Auburn candidate forum

Incumbent Auburn city councilman Bill Ackworth (right) answers a question from moderator Power Evans (middle) as he and challenger Taylor Sisk listen during a candidate forum held Oct. 19 at the Auburn Public Library. Incumbent councilman Robert Vogel III did not attend the forum. 

Two of the three candidates running for two open seats on the Auburn City Council answered questions and met with residents in a public forum last week at the Auburn Public Library.

Incumbent Bill Ackworth is currently in his second term on the city council and previously served on the zoning board for about eight years prior to serving on the council. Challenger Taylor Sisk is a business owner from Lula and said he decided to start his roots in Auburn with his wife over a year ago. Sisk has no political background, however decided to run for council so, he said, he can “be a voice to represent the people of Auburn.”

The Oct. 19 discussion was moderated by Power Evans, who asked each candidate five questions before allowing the audience to ask their own questions. Citizen questions brought up concerns about the city’s future comprehensive plan, connectivity throughout the city for pedestrians, the candidate’s views on education and their future plans in politics.

The first question from Evans was why each candidate is running for council.

“I believe strongly that government is for the people, by the people and of the people,” Sisk said. “I feel like when somebody is up here, they should be representing the people and I really feel as if I can provide that role. I really had a strong conviction I was juggling between running and not running, and I felt the Lord calling me to step in and hopefully be able to represent the city of Auburn to the best of my ability. I feel like I can be a fantastic representation of the people and I strive for that.”

“I just love the job,” Ackworth responded. “I like working with the people. When it comes to the city council, you're not an individual, you're a group, a team. So, I enjoy the interaction and enjoy representing the people.”

The second question: What are the issues you think are most important to the city?

Ackworth’s answer was roads and traffic.

“We’re in a position where all of the roads are not our responsibility. We have to rely on the state and the county for a lot of road improvements,” he said. “So unfortunately, we’re just in that position (where) we’re going to have to grow or else we’re not going to be able to alleviate the issues that come with growth related to the traffic. It’s going to have to be a joint effort between the state, the county and the city.”

According to Sisk, the three issues he hears the most among the public are growth, resources and taxes.

“You're ultimately looking at doubling the population of Auburn, so they're concerned about the infrastructure, along with resources and clean water is a big issue,” Sisk said. “But I absolutely think that there's a way that we can we can combat all of that.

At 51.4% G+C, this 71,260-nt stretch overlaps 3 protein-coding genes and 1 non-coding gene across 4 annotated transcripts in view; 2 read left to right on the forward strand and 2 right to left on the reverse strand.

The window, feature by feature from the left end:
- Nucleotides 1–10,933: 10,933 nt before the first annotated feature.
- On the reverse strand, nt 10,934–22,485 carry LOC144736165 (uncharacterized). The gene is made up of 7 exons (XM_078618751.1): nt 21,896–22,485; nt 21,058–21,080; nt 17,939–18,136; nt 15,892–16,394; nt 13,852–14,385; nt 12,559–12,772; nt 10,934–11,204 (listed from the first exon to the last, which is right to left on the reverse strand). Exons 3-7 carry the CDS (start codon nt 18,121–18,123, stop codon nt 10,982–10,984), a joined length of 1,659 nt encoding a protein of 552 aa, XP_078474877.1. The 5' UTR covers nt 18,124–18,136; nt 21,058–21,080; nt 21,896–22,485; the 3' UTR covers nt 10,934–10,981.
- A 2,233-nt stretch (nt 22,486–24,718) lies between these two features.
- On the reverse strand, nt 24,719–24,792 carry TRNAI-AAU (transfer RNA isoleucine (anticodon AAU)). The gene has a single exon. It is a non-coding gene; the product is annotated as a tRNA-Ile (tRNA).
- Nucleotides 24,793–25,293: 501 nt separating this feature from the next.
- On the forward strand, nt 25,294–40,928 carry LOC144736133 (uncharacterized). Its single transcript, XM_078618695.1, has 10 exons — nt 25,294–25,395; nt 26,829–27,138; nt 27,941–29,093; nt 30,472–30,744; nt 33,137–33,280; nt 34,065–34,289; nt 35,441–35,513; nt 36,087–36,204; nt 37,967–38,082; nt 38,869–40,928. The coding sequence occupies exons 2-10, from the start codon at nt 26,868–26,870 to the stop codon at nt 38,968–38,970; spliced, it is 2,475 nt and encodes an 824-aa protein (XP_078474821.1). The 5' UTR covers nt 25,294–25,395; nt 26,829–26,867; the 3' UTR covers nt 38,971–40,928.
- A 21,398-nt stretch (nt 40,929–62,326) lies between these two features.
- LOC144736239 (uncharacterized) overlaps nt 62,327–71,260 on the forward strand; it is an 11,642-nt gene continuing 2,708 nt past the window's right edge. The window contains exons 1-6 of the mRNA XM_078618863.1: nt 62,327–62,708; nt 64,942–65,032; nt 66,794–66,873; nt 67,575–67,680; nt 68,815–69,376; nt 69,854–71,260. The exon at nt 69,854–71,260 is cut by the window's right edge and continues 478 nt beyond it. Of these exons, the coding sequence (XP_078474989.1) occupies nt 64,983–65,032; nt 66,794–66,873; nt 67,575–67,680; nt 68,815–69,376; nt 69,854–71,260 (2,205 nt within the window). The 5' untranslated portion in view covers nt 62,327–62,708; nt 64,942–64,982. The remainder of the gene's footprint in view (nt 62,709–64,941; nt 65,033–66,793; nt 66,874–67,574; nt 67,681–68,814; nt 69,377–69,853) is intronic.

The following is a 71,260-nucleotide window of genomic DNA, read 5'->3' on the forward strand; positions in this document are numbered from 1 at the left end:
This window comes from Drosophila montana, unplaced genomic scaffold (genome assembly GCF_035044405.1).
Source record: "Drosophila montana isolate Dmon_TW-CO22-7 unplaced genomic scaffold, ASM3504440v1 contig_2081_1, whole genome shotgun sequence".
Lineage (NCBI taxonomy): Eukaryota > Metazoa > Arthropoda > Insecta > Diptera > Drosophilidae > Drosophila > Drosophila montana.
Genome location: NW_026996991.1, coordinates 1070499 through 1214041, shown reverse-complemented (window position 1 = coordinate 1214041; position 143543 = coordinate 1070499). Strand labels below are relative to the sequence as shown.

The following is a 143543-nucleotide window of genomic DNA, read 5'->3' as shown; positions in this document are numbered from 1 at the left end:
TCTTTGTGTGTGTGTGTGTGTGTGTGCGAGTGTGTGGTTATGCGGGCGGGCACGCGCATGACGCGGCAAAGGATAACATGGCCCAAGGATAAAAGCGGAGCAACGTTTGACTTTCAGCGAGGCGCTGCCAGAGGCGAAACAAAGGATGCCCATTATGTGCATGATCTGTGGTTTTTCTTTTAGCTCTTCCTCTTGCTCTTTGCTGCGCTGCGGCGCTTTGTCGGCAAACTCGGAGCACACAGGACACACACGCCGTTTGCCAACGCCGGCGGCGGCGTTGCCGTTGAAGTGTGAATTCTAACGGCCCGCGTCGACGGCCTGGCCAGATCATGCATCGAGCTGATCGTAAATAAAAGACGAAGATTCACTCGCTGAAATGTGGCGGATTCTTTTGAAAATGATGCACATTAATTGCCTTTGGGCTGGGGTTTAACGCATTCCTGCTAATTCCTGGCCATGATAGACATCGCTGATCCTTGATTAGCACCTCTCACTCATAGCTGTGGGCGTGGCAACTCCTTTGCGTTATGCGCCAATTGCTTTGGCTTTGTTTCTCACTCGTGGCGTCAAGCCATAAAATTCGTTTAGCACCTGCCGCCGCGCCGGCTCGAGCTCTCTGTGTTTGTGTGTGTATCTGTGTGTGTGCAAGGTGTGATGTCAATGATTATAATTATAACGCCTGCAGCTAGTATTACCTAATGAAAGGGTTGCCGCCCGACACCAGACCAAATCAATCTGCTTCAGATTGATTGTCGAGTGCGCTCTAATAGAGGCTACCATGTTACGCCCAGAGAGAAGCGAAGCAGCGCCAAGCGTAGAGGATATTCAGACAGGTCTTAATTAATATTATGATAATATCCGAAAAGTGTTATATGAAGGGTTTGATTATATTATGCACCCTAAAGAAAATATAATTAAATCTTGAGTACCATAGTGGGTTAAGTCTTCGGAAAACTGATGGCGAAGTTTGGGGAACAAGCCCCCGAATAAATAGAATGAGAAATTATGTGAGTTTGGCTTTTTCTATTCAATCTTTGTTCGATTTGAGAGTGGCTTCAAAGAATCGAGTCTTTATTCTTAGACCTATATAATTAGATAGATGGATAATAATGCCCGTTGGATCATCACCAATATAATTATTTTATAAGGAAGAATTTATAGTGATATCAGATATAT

“We’re going to need enough police force to accommodate all of this growth, and I think if we could have a millage rate rollback in order to accommodate and kind of fight back against our residents having to take the blow, and another way to help fight the taxes would be add a little bit of commercial property in town.”

The third question: Do you think our Main Street is healthy and successful? If not, what would you do to change?

“I think it's healthy and successful and I think we have proof of that because we're building the new city hall,” Sisk said. “You know, I definitely think Main Street could use some renovations to keep it up and going and my biggest fear is that after city hall gets moved, I'm worried that Main Street is going to become dilapidated and left behind. So, with our growth and success I really hope that we're able to keep improving Main Street.”

“I personally don't really see any need to try and change the way it is, at the moment,” Ackworth said. “There's many other issues that are important than that particular one.”

The fourth question: What is your view on annexation?

Said Sisk: “The folks I've talked to seem to like it but, of course, I've also talked to folks that absolutely can't stand it and don't want to be part of it. So, I think hearing the public and finding out their opinion on it and ultimately just representing however they feel is how we should approach the issue.”

Said Ackworth: “I believe with the growth within the city, there will be more annexation in the future. We have some areas where people would like to be annexed in a city, but before that can happen the people before them have to be willing to annex their property. So, It's not always up to the property owner themselves because you have somebody else who's standing in the way. So in other words, we cannot sell any property that is not already part of the city.”

The fifth and final question: What is your favorite thing about Auburn?

“I was born and raised in a small town and I lived in small towns pretty much all my life,” Ackworth said. “Where I moved from in Florida was a small town as well. So that is basically what I liked most about this particular area.”

“I absolutely adore the trains again (after) growing up in Lula,” Sisk said. “At my great grandmother's house, getting to watch it go by was always a big deal. Having that small town feel I think is ultimately what led us to move here because it's still a tight woven community.

“While it seems some cities and towns break away from that and you lose that small town feel, I think Auburn is able to maintain that and that's what makes it so wonderful.”

Incumbent councilman Robert Vogel III is also up for re-election but did not attend the forum. The top two vote-getters in the Nov. 2 election will be elected. There won’t be a runoff.


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